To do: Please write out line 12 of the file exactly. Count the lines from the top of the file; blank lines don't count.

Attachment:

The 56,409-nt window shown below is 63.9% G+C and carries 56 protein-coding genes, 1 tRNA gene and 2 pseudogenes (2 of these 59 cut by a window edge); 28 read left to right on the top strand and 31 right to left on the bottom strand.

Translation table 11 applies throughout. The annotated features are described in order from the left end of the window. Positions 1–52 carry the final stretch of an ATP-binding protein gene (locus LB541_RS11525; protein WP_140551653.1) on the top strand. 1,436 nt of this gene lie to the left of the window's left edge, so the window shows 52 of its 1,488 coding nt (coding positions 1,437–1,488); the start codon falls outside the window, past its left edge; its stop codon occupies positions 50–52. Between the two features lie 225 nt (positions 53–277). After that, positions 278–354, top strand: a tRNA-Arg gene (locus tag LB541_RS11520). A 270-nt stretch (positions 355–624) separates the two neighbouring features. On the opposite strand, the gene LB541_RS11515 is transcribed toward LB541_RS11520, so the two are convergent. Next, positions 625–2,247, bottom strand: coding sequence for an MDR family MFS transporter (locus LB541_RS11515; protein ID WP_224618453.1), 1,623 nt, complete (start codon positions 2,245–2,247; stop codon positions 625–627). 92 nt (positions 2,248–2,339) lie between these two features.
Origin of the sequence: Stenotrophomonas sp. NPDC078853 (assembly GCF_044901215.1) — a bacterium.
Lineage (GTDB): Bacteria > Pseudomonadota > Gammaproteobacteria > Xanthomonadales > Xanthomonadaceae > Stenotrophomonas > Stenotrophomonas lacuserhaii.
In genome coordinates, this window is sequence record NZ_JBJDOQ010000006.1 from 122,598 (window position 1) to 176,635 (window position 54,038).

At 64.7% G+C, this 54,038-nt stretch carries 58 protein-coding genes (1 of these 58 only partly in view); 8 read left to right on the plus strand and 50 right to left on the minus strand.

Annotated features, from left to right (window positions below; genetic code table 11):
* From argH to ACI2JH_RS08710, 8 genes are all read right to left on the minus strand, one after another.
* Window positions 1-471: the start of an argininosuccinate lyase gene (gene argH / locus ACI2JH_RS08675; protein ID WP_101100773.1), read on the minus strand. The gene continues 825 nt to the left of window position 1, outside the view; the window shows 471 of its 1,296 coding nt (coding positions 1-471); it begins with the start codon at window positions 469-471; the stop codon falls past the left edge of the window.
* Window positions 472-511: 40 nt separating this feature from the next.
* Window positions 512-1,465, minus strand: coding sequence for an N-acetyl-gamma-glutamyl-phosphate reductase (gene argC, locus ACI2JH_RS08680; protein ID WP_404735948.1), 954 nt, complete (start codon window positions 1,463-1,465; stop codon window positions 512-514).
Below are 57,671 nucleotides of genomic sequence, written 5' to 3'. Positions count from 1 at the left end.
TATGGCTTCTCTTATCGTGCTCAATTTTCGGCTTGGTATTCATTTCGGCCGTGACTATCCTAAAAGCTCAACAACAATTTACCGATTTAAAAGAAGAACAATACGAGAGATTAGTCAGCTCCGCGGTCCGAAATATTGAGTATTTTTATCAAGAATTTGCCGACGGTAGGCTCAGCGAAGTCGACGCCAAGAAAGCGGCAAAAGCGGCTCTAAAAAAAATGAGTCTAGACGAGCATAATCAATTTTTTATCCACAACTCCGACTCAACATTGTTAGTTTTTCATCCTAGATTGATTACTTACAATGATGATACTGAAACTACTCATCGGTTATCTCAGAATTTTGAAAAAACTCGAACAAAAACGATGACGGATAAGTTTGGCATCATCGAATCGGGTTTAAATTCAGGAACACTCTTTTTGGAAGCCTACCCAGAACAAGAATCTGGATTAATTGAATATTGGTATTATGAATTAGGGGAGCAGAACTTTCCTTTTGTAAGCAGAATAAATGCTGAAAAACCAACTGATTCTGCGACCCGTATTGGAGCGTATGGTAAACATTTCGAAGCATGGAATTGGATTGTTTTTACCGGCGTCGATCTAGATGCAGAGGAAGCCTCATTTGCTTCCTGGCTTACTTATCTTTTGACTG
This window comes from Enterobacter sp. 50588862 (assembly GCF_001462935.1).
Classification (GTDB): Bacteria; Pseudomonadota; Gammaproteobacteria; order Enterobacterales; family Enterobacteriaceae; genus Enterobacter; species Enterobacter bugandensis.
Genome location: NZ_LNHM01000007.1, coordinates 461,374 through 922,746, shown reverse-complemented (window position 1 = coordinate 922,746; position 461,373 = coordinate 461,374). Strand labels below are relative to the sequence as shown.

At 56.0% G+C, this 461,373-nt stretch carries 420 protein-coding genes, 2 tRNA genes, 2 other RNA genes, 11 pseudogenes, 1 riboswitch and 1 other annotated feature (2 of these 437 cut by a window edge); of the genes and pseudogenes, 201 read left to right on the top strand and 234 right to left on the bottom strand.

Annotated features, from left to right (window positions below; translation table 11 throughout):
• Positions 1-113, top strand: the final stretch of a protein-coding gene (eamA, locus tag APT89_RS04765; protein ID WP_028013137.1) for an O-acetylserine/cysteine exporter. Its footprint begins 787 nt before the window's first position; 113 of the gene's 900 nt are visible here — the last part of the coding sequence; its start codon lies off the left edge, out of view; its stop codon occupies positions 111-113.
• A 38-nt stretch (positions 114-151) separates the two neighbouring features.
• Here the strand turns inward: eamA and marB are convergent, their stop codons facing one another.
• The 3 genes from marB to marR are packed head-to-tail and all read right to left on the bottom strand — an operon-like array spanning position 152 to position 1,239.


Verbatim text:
Below are 57,671 nucleotides of genomic sequence, written 5' to 3'. Positions count from 1 at the left end.